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  • Writer's pictureMicahel N. Bress, Esq.

Can a Condo Evict an Owner or Tenant in Florida?

Updated: May 26, 2023

Can a Condo Evict an Owner or Tenant in Florida blog cover image


A Condominium Association (COA) is a corporate entity created to govern a common-interest apartment building or complex. The owners have separate ownership of their units and common ownership of the common areas such as the pools, elevators, and hallways. In Florida, COAs are governed by its governing documents and Florida’s Condominium Act, Florida Statutes chapter 718. The owners pay maintenance fees to the COA primarily to maintain the common areas.

The following will focus on whether a COA can evict owners or their tenants for violations of the COA’s governing documents.


A COA is not a landlord, so it does not have any inherent power to evict owners or tenants. Fla. Stat. § 718.303, however, provides that, “Each owner, tenant and other invitee […] is governed by, and must comply with the provisions of [Chapter 718], the declaration, the documents creating the association, and the association bylaws which are expressly incorporated into any lease of any unit.” Id.

Fla. Stat. § 718.303 also empowers a COA to issue fines to an owner or bring a legal action against an owner, tenant, or invitee, for failure to comply with the COA’s governing documents. Id. Fortunately, the COA cannot fine an owner a million dollars, but rather is limited to levying “$100 per violation, or $1000 in the aggregate.” Id. Nor can the COA issue fines or file a legal action without following the notice and procedural requirements of Florida’s Condominium Act.


As to whether a COA can evict an owner, the simple answer is that a COA cannot file a cause of action for Eviction under Florida’s Residential Landlord and Tenant Act. In other words, a COA cannot. But a COA can place a lien on an owner’s unit for defaulting on any monetary obligation to the COA, whether accrued by an owner or its tenant. If the owner does not pay off the debt to the COA, and the COA fulfills the procedural requirements of Chapter 718, the COA can file a foreclosure action against the owner. If the unit is foreclosed on, the COA can recoup the owner’s debt from the proceeds of the sheriff’s sale of the foreclosed unit.


On the other hand, condo tenants are subject to an eviction by either the COA or the owner of the unit. That is, upon proper grounds. The COA can pursue an eviction if authorized by both its governing documents and the owner of the unit. For a COA to remove a tenant without the owner’s authorization, the COA would have to file an injunctive action to force the owner to remove the tenant. In some cases, the owner has already given the COA authorization by accepting such terms in the condo’s governing documents. The following are the scenarios that can lead to the eviction of a tenant in a condo.

If the owner of a leased unit fails to pay its monetary obligation to the COA, such as maintenance fees, or the owner fails to pay fines incurred for the tenant’s violation of the COA’s rules, the association may step into the owner-landlord’s shoes and make a written demand to the tenant to pay the amount owed. See Fla. Stat. § 718.116(11).

In other words, the COA can collect the tenant’s rental payments directly until the full amount owed by the owner is satisfied. Florida law, however, limits the amount the COA can demand from the tenant to the amount the tenant owes the owner. Fla. Sta. § 718.116(11)(c). That is to say, the COA cannot in effect raise the tenant’s rent. Florida law also requires that any rent paid to the COA by the tenant be credited against the rent owed to the landlord. Id.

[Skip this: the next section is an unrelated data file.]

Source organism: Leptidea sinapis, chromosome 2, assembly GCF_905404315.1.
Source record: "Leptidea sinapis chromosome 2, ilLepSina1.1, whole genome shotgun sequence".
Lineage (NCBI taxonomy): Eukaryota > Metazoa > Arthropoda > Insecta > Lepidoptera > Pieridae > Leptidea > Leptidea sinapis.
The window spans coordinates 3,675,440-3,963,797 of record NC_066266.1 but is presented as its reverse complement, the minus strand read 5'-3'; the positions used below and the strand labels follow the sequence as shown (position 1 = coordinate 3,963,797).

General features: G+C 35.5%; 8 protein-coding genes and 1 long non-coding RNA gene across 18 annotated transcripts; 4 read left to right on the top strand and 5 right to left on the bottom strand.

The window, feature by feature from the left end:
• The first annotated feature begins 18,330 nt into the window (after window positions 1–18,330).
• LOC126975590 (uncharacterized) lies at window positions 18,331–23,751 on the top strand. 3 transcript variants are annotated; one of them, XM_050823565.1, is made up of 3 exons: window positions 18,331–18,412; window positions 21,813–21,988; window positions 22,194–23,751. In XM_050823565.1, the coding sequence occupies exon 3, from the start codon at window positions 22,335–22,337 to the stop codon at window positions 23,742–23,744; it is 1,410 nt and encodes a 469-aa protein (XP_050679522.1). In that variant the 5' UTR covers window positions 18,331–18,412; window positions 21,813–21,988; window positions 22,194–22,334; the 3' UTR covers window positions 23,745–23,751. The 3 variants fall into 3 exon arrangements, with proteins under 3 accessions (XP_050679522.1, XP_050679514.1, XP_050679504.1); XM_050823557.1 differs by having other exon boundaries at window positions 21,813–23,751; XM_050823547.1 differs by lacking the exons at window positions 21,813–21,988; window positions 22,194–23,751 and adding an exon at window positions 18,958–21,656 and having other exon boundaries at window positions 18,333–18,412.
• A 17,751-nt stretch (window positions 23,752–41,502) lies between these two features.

If the COA sends a written demand pursuant to Fla. Sta. § 83.56 and the tenant fails to pay the COA, Fla. Stat. § 718.116(11)(d) allows the COA to file an eviction against the tenant pursuant to Florida’s Residential Landlord and Tenant Act, as if the COA were the landlord. Id. This would require the owner’s authorization. If the owner refuses, the COA can file an ejectment action against the owner. But the tenant has no incentive to refuse the COA in the first place because the tenant would otherwise owe it to the landlord.

If, alternatively, the COA want to file suit against a tenant for injunctive relief or removal for non-monetary violations of the COA rules, the COA cannot proceed under Chapter 83 as a “landlord.” The COA will not have the benefit of the shortened timelines of proceeding under “summary procedure.” See Fla. Stat. § 51.011.

The most familiar scenario where a tenant in a condo can get evicted is by the owner-landlord for certain violations of Chapter 83, violations of the COA’s rules, or violations of the rental agreement such as not paying rent.


It may seem that tenants in condos are on wobbly grounds when it comes to the possibility of being evicted, but if a tenant has an unexpired lease agreement, the tenant has strong statutory and contractual protections. That is, so long as a tenant, like an owner, does not violate the rules or default on their payments.

Last updated: September 15, 2022.

© 2022 Bress Law Firm, PLLC

BRESS LAW FIRM, PLLC: Estate Planning (Wills, Trusts, & Estates), Business Law, and Landlord Tenant Law. The Bress Law Firm is the sole practice of Michael N. Bress, Attorney at Law. We are located at 2980 NE 207th St. #300, Aventura FL, 33180, but serve clients throughout Miami-Dade and Broward. Appointments are by appointment only. If you require the assistance of a landlord and tenant attorney, Schedule a Free Legal Consultation. Contact the Bress Law Firm by phone 954-336-8049, email, contact form, or visit our homepage at

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